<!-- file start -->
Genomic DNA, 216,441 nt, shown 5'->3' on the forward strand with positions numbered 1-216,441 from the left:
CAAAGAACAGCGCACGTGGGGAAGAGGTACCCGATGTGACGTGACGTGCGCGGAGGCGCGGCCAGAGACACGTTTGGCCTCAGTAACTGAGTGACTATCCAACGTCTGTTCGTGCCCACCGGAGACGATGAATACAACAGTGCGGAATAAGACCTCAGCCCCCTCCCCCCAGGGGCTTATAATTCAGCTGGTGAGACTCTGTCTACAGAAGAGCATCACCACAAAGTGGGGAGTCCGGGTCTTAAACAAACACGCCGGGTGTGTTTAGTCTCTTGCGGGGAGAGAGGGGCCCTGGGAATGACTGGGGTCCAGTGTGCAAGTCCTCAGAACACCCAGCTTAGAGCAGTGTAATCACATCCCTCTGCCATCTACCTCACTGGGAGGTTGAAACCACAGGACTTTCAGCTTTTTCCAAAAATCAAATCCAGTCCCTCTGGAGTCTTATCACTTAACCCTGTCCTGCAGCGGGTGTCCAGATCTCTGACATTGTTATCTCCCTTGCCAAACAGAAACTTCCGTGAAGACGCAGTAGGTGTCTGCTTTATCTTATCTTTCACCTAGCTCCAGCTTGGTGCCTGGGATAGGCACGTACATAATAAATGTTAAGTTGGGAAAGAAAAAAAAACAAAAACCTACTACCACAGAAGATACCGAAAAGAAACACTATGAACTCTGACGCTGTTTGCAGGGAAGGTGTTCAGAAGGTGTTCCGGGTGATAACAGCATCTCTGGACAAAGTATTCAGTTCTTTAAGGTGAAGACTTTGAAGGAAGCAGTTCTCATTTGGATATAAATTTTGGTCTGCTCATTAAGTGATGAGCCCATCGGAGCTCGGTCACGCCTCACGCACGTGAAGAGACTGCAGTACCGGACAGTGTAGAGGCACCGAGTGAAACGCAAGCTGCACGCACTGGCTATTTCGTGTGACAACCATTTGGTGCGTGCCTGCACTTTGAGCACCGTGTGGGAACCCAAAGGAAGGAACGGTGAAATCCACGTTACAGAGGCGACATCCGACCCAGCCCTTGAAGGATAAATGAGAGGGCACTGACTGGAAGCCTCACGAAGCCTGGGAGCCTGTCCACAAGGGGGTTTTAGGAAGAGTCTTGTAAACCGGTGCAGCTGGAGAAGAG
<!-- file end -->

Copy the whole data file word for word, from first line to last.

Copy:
Genomic DNA, 216,441 nt, shown 5'->3' on the forward strand with positions numbered 1-216,441 from the left:
CAAAGAACAGCGCACGTGGGGAAGAGGTACCCGATGTGACGTGACGTGCGCGGAGGCGCGGCCAGAGACACGTTTGGCCTCAGTAACTGAGTGACTATCCAACGTCTGTTCGTGCCCACCGGAGACGATGAATACAACAGTGCGGAATAAGACCTCAGCCCCCTCCCCCCAGGGGCTTATAATTCAGCTGGTGAGACTCTGTCTACAGAAGAGCATCACCACAAAGTGGGGAGTCCGGGTCTTAAACAAACACGCCGGGTGTGTTTAGTCTCTTGCGGGGAGAGAGGGGCCCTGGGAATGACTGGGGTCCAGTGTGCAAGTCCTCAGAACACCCAGCTTAGAGCAGTGTAATCACATCCCTCTGCCATCTACCTCACTGGGAGGTTGAAACCACAGGACTTTCAGCTTTTTCCAAAAATCAAATCCAGTCCCTCTGGAGTCTTATCACTTAACCCTGTCCTGCAGCGGGTGTCCAGATCTCTGACATTGTTATCTCCCTTGCCAAACAGAAACTTCCGTGAAGACGCAGTAGGTGTCTGCTTTATCTTATCTTTCACCTAGCTCCAGCTTGGTGCCTGGGATAGGCACGTACATAATAAATGTTAAGTTGGGAAAGAAAAAAAAACAAAAACCTACTACCACAGAAGATACCGAAAAGAAACACTATGAACTCTGACGCTGTTTGCAGGGAAGGTGTTCAGAAGGTGTTCCGGGTGATAACAGCATCTCTGGACAAAGTATTCAGTTCTTTAAGGTGAAGACTTTGAAGGAAGCAGTTCTCATTTGGATATAAATTTTGGTCTGCTCATTAAGTGATGAGCCCATCGGAGCTCGGTCACGCCTCACGCACGTGAAGAGACTGCAGTACCGGACAGTGTAGAGGCACCGAGTGAAACGCAAGCTGCACGCACTGGCTATTTCGTGTGACAACCATTTGGTGCGTGCCTGCACTTTGAGCACCGTGTGGGAACCCAAAGGAAGGAACGGTGAAATCCACGTTACAGAGGCGACATCCGACCCAGCCCTTGAAGGATAAATGAGAGGGCACTGACTGGAAGCCTCACGAAGCCTGGGAGCCTGTCCACAAGGGGGTTTTAGGAAGAGTCTTGTAAACCGGTGCAGCTGGAGAAGAG